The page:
I was 5 years old and my grandmother was visited by the local Mennonite church to update the families, one of the many things I learned from her, the family is important. I am 70 now and still hear things she said. Her father was Mennonite but chose to serve in the Civil War, his farm was on the mason Dixion Line and he chose North, survived was captured and released but was in until the war was over. My grandmother said he was the kindest person she ever knew.
I have been interested since then and still work 2 to 3 hours a day, it is so amazing to read something and for a fleeting moment it comes to life.
Anything I can do to help or maybe something you can offer me I am interested.
Rice, Shank, Boward, Bingaman and on and on.
Don Rice firstname.lastname@example.org
My Dad would pull out the encyclopedia whenever I had an assignment that had anything to do with family. He would start reading about people in Quebec with our last name and also his paternal grandmother. Then he would say, "did you write that down". Dad was bedridden before he died in his early 60's. If he knew I was going to the Los Angeles Family History Center now Library, he would be so excited when I visited all day Saturday. My parents would discuss which family was here the earliest. My Dad would say Thelma come listen to this "my family was here before your family". I became interested in the stories he told me that I wondered if they were true. This along with finding my maternal grandmother's father started my genealogy journey. I have never stopped.
I am a child of the world, by that I mean I have so many different nationalities. My Mom called us Heinz 57. Right now I am researching Nothern Mexico, Breslau Germany (Poland), and some Palatines in NC & NY. I also like researching soldiers.
We have volunteered at a Family History Center since the 1990s.
I'm in NY's Hudson Valey, close to where the East Camp and West Camp Palatines settled in Ulster and Columbia Counties. I'm in the archives often. Let me know if you need anything looked up here!
Hello to everyone at Genealogy Wise,
I am Anna Barger married to my Husband of 44 years; Live in Neustadt, Ontario Canada.
My husband's knowledge of his family history was very limited so about 15 years ago I decided to find my husbands family. Bought a new computer and never looked back. Along the way I gained and found more knowledge about my husbands family. He was not aware of any of his aunts or uncles on the Barger side. I started on a old site, and there I met some of his family and was able to get some family info. And! my search was on its way ;Today I have close to 900 hundred people on our family tree site, However I am at a road block, My Husbands great Grandfather is Joseph Barger born 1820 as per census born in Germany, Married Hannah Geiger they had 8 children. I found 3 of them however am at a loss as to where the other 5 children went . I can't find where Joseph lived before settling in Vaughn Township , York County, Ontario Canada where he had all 8 children.
I noted that there are so many Barger families in the USA however trying to connect and find how we may be related is a huge challenge. If I find who Joseph's father is it may put me in the right direction.
Due to some health issues I had to stop research for a few years and now am eager to complete my projects for my Granddaughter. I also started a family tree for my Wowk side of the family tree, which takes me to Ukraine and that is a big challenge . I don't have any degrees in research just long hours and learning on my way.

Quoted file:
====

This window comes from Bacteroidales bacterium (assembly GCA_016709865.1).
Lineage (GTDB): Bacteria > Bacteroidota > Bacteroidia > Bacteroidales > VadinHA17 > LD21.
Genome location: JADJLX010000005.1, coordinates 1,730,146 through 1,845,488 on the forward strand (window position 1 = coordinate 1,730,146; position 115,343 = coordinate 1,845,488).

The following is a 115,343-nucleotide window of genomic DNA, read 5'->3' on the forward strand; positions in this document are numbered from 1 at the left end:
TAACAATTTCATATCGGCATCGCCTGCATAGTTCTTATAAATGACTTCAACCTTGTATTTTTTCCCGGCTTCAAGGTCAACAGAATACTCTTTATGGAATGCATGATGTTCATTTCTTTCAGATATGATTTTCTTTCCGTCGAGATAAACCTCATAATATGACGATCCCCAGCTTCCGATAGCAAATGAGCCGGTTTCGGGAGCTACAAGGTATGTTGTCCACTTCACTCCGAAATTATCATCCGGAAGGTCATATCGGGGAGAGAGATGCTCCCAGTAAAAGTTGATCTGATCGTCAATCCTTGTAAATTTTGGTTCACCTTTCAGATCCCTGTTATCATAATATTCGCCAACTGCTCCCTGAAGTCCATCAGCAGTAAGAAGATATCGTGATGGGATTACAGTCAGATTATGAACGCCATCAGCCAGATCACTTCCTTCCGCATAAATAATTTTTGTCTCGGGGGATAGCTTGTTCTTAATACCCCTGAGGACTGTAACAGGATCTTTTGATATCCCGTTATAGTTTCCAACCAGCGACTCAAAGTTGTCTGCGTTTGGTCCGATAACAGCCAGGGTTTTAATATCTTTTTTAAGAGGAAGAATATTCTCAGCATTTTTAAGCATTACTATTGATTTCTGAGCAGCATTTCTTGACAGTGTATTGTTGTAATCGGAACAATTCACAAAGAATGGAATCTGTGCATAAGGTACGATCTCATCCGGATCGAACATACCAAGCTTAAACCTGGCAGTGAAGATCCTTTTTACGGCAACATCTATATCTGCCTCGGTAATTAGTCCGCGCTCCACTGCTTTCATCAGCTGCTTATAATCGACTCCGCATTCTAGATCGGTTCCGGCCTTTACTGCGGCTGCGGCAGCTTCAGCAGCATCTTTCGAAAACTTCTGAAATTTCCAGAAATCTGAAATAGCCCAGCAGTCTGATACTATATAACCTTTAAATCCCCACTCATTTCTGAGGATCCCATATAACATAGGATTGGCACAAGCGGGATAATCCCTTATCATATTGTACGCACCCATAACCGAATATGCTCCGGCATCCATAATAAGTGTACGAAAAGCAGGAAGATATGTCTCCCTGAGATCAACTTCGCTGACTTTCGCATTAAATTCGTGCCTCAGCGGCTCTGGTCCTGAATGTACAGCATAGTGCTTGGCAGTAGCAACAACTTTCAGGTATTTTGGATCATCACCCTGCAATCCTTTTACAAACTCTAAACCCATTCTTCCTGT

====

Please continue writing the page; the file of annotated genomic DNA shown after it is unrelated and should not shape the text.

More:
Maybe I will meet people on this site that can help and am hoping I can help in return.
Regards Anna Barger
I have been researching the Reedman family for many years and now have a documented main paternal line that goes back to Christopher Reedman, who was baptised in Barrowden, Rutland in 1595. The history now has thousands of entries that span the UK, Australia and Canada and I enjoy a great network of fellow researchers both in the UK and in the countries to which the family emigrated. I am now beginning the long task of putting together the Reedman One-Name Study, as well as continuing my studies with Pharos, aimed at professional Genealogist certification.
I am a volunteer genealogy researcher with the Here In The Past Project in Brighton and Hove, UK and am currently leading work related to the life stories of the pupils who passed through the Warren Farm Industrial School in Rottingdean, which was part of the Brighton Poor Law Union.
Good morning! My name is John Meng-Frecker. Meng is my wife's surname and Frecker is mine. Her paternal side is Meng and her maternal side is Witherspoon. My paternal side is Frecker and my maternal side is Flood. We hyphenated both our last names in 1981, unusual for then. I am researching all four of these surnames and building unique family trees which you can see at https://familytreetops.com My approach to a new design (instead of horizontal or vertical layout) is to examine family trees from the top! I use a circular format and date rings radiating from great grandparents in the center. The center is the trunk of the tree and branches are families who grow outward from great grands. These are descendant trees including living family members (for personal use). Cousins from related families appear adjacent to each other. Children can see how they are related to their first cousins on the outer branches of the tree. With this format I can fit a family tree on an 18" x 18" square up to 26" x 26" square (or larger). The rings identify decades. What is interesting is setting my maternal tree next to my paternal tree. As I push them closer together I can see the intersection of respective date rings and the relationship by marriage of more cousins. Contemporary cousins are found along a modern date ring. I call this the "confluence of modern time". More about that on my blog at https://familytreetops.com/looking-down-at-genealogy/